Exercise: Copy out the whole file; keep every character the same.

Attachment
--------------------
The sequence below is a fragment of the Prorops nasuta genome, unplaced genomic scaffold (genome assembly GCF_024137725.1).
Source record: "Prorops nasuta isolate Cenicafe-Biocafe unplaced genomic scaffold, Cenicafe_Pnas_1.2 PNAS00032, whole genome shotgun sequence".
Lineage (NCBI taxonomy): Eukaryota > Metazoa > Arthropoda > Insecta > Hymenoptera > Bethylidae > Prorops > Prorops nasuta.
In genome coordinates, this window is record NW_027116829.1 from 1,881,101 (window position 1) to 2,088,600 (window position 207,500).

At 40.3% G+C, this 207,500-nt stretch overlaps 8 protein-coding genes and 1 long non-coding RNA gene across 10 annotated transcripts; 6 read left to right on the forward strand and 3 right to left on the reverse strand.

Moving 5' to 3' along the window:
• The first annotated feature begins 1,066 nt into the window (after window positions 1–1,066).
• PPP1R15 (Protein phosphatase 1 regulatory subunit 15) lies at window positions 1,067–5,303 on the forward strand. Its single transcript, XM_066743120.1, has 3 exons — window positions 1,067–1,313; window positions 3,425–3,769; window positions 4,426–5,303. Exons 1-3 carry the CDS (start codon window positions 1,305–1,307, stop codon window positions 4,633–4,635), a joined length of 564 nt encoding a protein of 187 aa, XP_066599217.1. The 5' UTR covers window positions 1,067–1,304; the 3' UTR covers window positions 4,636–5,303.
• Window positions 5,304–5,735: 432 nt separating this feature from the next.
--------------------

The sequence below is a fragment of the Prorops nasuta genome, unplaced genomic scaffold (genome assembly GCF_024137725.1).
Source record: "Prorops nasuta isolate Cenicafe-Biocafe unplaced genomic scaffold, Cenicafe_Pnas_1.2 PNAS00032, whole genome shotgun sequence".
Lineage (NCBI taxonomy): Eukaryota > Metazoa > Arthropoda > Insecta > Hymenoptera > Bethylidae > Prorops > Prorops nasuta.
In genome coordinates, this window is record NW_027116829.1 from 1,881,101 (window position 1) to 2,088,600 (window position 207,500).

At 40.3% G+C, this 207,500-nt stretch overlaps 8 protein-coding genes and 1 long non-coding RNA gene across 10 annotated transcripts; 6 read left to right on the forward strand and 3 right to left on the reverse strand.

Moving 5' to 3' along the window:
• The first annotated feature begins 1,066 nt into the window (after window positions 1–1,066).
• PPP1R15 (Protein phosphatase 1 regulatory subunit 15) lies at window positions 1,067–5,303 on the forward strand. Its single transcript, XM_066743120.1, has 3 exons — window positions 1,067–1,313; window positions 3,425–3,769; window positions 4,426–5,303. Exons 1-3 carry the CDS (start codon window positions 1,305–1,307, stop codon window positions 4,633–4,635), a joined length of 564 nt encoding a protein of 187 aa, XP_066599217.1. The 5' UTR covers window positions 1,067–1,304; the 3' UTR covers window positions 4,636–5,303.
• Window positions 5,304–5,735: 432 nt separating this feature from the next.